DALLAS (NewsNation Now) — Larry Womack rises before the sun and puts on his work boots on for another day on his thousand-acre farm.
“The place we’re on now was my dream place to purchase, and it wasn’t up until two years ago that I got to buy this place,” he said.
Womack has put a lifetime of work into the De Leon dirt. Womack started as a young boy, working alongside his parents on the plot next door.
“I started working for them when I was 12 for about 25 cents an hour, and I got a quarter a raise an hour every year til I was 21 and I hadn’t got a raise since,” he said.
Giving up amid the coronavirus pandemic just wasn’t in the cards for an American farmer like Womack.
“We plan for the worst, we look for the worst and then we try to fix it,” he said. “If you’ve got an optimistic view in farming all the time, you never are prepared for the disasters—a la COVID maybe, right?”
And so is the story of farmers and ranchers from coast to coast — continuing to put food on our tables despite an invisible virus wreaking havoc on the global supply chain.
“It’s just so many unknowns,” Womack said. “I mean, as we all walk into the Super Walmarts or any of our grocery stores, there’s still a little bit of that eerie feeling that not every shelf is packed.”
At the start of the pandemic, items with a long shelf life were scanned at the speed of sound for what many saw as doomsday prep. Texas’s Agriculture Commissioner Sid Miller said perishables like dairy are reeling in losses.
“Pizza restaurants are closed, Italian food, nobody is buying any cheese,” Miller said. “We had animals that had to be euthanized because those slaughter plants, processing plants, couldn’t run because the employees were sick.”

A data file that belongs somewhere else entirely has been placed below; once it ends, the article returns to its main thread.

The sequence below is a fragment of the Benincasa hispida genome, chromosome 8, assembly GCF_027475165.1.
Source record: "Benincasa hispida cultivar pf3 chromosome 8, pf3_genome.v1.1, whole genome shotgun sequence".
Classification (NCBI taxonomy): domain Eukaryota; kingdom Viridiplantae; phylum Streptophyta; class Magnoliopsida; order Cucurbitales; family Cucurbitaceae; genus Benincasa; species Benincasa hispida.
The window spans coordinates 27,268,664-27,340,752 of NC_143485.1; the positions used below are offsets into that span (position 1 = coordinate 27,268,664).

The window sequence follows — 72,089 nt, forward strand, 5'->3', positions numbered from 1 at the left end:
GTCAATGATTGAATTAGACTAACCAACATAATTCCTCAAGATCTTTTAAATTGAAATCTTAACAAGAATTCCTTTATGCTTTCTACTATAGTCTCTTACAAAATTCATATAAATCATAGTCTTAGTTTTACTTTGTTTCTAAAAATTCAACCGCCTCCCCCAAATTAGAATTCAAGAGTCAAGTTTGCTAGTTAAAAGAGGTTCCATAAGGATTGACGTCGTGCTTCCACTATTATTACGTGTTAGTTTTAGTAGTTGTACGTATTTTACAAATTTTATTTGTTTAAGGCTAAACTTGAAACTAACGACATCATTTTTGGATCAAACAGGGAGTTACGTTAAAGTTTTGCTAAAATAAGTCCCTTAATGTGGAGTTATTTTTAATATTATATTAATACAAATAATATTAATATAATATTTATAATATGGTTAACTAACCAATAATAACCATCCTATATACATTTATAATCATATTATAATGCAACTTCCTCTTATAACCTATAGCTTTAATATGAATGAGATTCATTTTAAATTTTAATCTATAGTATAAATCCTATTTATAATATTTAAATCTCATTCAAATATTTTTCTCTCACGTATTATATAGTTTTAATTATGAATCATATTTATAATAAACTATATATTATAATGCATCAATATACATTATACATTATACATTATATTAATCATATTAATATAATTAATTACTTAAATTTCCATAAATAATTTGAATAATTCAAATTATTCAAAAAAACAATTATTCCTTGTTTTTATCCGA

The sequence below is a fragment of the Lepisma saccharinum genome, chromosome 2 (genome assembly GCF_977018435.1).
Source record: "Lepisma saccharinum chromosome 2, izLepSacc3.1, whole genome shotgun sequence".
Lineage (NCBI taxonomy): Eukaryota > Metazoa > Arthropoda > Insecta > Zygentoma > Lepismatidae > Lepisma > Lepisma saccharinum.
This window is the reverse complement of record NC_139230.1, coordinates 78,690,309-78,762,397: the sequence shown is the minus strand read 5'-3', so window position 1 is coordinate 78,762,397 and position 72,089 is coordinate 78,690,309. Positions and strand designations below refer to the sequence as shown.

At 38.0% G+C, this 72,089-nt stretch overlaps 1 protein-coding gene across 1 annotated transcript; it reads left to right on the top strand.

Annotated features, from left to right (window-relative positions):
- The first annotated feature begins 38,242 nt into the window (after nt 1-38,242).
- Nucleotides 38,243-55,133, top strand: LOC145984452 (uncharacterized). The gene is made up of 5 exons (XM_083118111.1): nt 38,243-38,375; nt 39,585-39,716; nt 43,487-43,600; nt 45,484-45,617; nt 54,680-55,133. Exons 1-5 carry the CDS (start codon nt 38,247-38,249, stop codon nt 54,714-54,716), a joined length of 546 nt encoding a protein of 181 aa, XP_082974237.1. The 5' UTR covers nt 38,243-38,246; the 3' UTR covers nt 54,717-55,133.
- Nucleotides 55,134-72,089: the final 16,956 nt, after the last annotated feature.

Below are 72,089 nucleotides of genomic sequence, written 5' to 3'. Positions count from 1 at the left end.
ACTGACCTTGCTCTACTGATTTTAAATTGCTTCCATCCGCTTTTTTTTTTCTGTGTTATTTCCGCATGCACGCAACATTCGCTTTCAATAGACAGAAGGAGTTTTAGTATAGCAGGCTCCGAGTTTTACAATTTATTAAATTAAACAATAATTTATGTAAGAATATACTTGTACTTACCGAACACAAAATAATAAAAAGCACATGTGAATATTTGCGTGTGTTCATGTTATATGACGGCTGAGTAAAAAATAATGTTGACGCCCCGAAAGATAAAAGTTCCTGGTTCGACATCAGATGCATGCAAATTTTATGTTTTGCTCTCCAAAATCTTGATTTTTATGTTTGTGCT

Miller added: “Not to mention no kids in school to slurp up cafeteria milk cartons. With students at home, the classic PB&J is back on the menu.”
“If you’re going into peanut butter, you’re OK. But if you raise ballpark peanuts….you don’t have a market. There’s no ballgames, there’s no circus, no county fairs.”
So for lucky farmers like Womack who focus on the creamy or crunchy varieties, 2020 has been the year of the peanut butter boom.
Texas is the fourth-largest supplier of peanuts in the country. About 5% of the state’s crop goes toward your snacking pleasure while rooting for your favorite baseball team.
Right now, about 5.5 million bags of in-shell peanuts are sitting on the sidelines.
“Maybe next year’s the unknown. Are we gonna have ballgames? Are the manufacturers and shellers going to be willing and able to give us the price we need to have something we can grow to make money off of? Or will we have to go to another crop?” Womack said.
For now, farmers plow ahead. Those like Womack are staying thankful for what they do: have the crops that are feeding America, and keeping his family farm from cracking.
“I mean hey, we’ll get over this—we’ll survive this as farmers, as a nation. But there’ll probably be something right behind it,” Womack said. “It’s kind of like a hail storm or a weather event. When you walk out the door and you’ve lost maybe 2 or 300,000 dollars. You’ll get over it, but there will be another one. But there’ll be the good times, too. That’s what, when I say the puzzle of farming—it’s just a puzzle, that’s all we’re trying to do is put it together.”